Maxol advocates for larger gas station businesses as fuel sales will fall

Family-run fuel group Maxol is campaigning for a change in retail planning rules to allow for larger forecourt stores as it envisions a future in which selling petrol and diesel accounts for an ever-shrinking portion of its sales.

Chief Executive Brian Donaldson said petrol station retail space is currently limited to 100m², while there is no such cap in Northern Ireland.

Larger forecourt retail space would set Maxol on course to increasingly compete on the turf of other retailers, including supermarkets.

The 100 m² limit may only be exceeded in exceptional cases if this is approved by the municipality.

Mr Donaldson said the relevant planning laws had not been reviewed since 2012 and insisted they were “very outdated”.

Maxol, owned by the McMullan family, has 242 stores across the island of Ireland, including 112 company-owned.

Last year, profit before exceptional items rose 57 percent to 27 million euros as the company continued to benefit from the easing of pandemic restrictions and the rising number of staycationers across the island. The consolidated profit after tax was €22.8 million. The group made a profit of 17.8 million euros in 2019.

In the Republic of Ireland, Maxol’s after-tax profit rose 23 percent last year to €14.1 million.

In Northern Ireland, profit after tax more than doubled last year from £3.1m to £7.6m (€8.7m).

Mr Donaldson said Maxol’s petrol stations in Northern Ireland are much larger which gives it more flexibility in its retail offering.

The group, which is over 100 years old, traditionally focuses more on locations near residential and commercial areas than on freeways or federal roads.

The chief executive said that through the end of August this year, Maxol saw a double-digit percentage drop in its 2022 fuel sales.

“What we’ve seen since September is that the double-digit decline has narrowed to a single-digit decline,” he said. “Volume has not fully recovered to 2019 levels. It’s getting closer after a difficult start.”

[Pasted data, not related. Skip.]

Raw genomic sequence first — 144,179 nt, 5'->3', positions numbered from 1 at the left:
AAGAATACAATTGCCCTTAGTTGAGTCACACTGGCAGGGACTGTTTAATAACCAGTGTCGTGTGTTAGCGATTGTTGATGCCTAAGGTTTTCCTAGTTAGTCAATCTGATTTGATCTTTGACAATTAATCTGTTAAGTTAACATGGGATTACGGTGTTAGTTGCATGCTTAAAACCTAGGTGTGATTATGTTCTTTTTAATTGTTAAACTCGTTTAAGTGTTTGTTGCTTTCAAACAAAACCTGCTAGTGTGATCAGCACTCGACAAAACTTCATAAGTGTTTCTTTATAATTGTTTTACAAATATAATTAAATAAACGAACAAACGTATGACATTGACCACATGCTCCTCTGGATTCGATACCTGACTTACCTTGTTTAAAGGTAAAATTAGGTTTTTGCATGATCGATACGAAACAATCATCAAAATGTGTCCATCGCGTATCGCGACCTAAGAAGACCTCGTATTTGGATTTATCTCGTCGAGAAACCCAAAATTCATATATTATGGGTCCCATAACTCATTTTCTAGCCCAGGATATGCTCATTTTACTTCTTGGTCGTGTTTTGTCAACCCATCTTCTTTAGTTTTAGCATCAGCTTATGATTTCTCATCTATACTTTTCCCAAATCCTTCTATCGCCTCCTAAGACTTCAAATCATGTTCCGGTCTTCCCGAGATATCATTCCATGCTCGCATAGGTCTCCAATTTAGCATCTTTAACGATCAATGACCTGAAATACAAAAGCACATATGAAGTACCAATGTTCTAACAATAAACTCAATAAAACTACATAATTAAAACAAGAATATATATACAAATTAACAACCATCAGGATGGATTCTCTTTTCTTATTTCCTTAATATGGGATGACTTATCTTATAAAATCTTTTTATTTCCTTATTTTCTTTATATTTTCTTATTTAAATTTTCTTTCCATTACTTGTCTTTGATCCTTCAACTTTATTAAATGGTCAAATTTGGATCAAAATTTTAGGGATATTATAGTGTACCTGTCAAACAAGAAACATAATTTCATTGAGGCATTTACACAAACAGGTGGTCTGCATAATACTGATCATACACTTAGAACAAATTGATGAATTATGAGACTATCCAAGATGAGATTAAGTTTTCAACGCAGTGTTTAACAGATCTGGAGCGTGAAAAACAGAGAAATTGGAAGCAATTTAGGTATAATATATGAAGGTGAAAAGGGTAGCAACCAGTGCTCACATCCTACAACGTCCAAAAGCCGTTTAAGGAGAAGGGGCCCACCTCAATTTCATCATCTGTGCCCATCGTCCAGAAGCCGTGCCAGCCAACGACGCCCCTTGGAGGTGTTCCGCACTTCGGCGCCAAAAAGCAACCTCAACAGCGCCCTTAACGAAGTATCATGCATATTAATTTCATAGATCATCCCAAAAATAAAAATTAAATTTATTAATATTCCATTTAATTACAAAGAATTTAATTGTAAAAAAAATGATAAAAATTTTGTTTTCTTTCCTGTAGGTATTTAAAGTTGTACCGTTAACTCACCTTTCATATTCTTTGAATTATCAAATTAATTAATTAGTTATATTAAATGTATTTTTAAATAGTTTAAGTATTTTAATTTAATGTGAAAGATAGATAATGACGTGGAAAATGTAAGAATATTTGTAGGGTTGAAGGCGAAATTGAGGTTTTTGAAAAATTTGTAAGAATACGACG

“That’s probably not a surprise given the hybrid way of working,” he added.

“Nor is that a surprise as fuel behavior patterns have changed with fuel price. People have and have cut back. But I think what we have benefited from is the large business customer sector that we serve through our fuel card business.”

Mr Donaldson said Maxol’s Dublin sites have been the slowest among its properties to regain trade lost during the pandemic.

“The slower recovering locations would be those closest to Dublin city centre,” he said. “It’s no surprise.”

He also said the company plans to launch two electric vehicle charging stations at Ballycoolin in Dublin and Newbridge in Co Kildare as it continues to evaluate the best service model for consumers as ownership of such vehicles increases.

A dedicated Maxol electric vehicle hub – its first – will open in Kinnegar in Co Down next month.

Maxol is also increasing the number of Burger King locations connected to its service stations from three to nine. Maxol advocates for larger gas station businesses as fuel sales will fall

Fry Electronics Team

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